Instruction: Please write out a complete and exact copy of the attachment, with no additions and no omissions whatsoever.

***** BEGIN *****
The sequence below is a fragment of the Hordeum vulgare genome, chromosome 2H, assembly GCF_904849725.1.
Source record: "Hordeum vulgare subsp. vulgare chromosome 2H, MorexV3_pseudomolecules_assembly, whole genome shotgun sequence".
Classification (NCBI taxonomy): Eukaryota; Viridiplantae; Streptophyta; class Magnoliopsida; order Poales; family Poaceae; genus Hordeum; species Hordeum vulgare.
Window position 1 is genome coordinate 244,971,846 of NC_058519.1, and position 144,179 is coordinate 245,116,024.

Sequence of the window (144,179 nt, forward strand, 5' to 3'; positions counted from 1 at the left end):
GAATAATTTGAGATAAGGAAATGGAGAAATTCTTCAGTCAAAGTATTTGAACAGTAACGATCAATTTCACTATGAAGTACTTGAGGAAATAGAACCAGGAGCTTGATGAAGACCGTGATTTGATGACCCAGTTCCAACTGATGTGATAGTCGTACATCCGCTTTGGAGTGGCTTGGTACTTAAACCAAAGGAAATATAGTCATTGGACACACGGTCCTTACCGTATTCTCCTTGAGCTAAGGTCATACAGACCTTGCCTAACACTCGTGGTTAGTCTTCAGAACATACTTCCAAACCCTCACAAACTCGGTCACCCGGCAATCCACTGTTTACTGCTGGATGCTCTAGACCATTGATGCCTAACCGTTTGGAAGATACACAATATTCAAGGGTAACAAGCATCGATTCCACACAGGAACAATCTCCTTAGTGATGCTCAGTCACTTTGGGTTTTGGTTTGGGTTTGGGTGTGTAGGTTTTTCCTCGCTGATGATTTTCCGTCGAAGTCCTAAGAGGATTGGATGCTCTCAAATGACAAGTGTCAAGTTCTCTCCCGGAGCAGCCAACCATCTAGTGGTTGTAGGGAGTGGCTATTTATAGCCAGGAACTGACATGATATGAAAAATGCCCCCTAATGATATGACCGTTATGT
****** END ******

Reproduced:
The sequence below is a fragment of the Hordeum vulgare genome, chromosome 2H, assembly GCF_904849725.1.
Source record: "Hordeum vulgare subsp. vulgare chromosome 2H, MorexV3_pseudomolecules_assembly, whole genome shotgun sequence".
Classification (NCBI taxonomy): Eukaryota; Viridiplantae; Streptophyta; class Magnoliopsida; order Poales; family Poaceae; genus Hordeum; species Hordeum vulgare.
Window position 1 is genome coordinate 244,971,846 of NC_058519.1, and position 144,179 is coordinate 245,116,024.

Sequence of the window (144,179 nt, forward strand, 5' to 3'; positions counted from 1 at the left end):
GAATAATTTGAGATAAGGAAATGGAGAAATTCTTCAGTCAAAGTATTTGAACAGTAACGATCAATTTCACTATGAAGTACTTGAGGAAATAGAACCAGGAGCTTGATGAAGACCGTGATTTGATGACCCAGTTCCAACTGATGTGATAGTCGTACATCCGCTTTGGAGTGGCTTGGTACTTAAACCAAAGGAAATATAGTCATTGGACACACGGTCCTTACCGTATTCTCCTTGAGCTAAGGTCATACAGACCTTGCCTAACACTCGTGGTTAGTCTTCAGAACATACTTCCAAACCCTCACAAACTCGGTCACCCGGCAATCCACTGTTTACTGCTGGATGCTCTAGACCATTGATGCCTAACCGTTTGGAAGATACACAATATTCAAGGGTAACAAGCATCGATTCCACACAGGAACAATCTCCTTAGTGATGCTCAGTCACTTTGGGTTTTGGTTTGGGTTTGGGTGTGTAGGTTTTTCCTCGCTGATGATTTTCCGTCGAAGTCCTAAGAGGATTGGATGCTCTCAAATGACAAGTGTCAAGTTCTCTCCCGGAGCAGCCAACCATCTAGTGGTTGTAGGGAGTGGCTATTTATAGCCAGGAACTGACATGATATGAAAAATGCCCCCTAATGATATGACCGTTATGT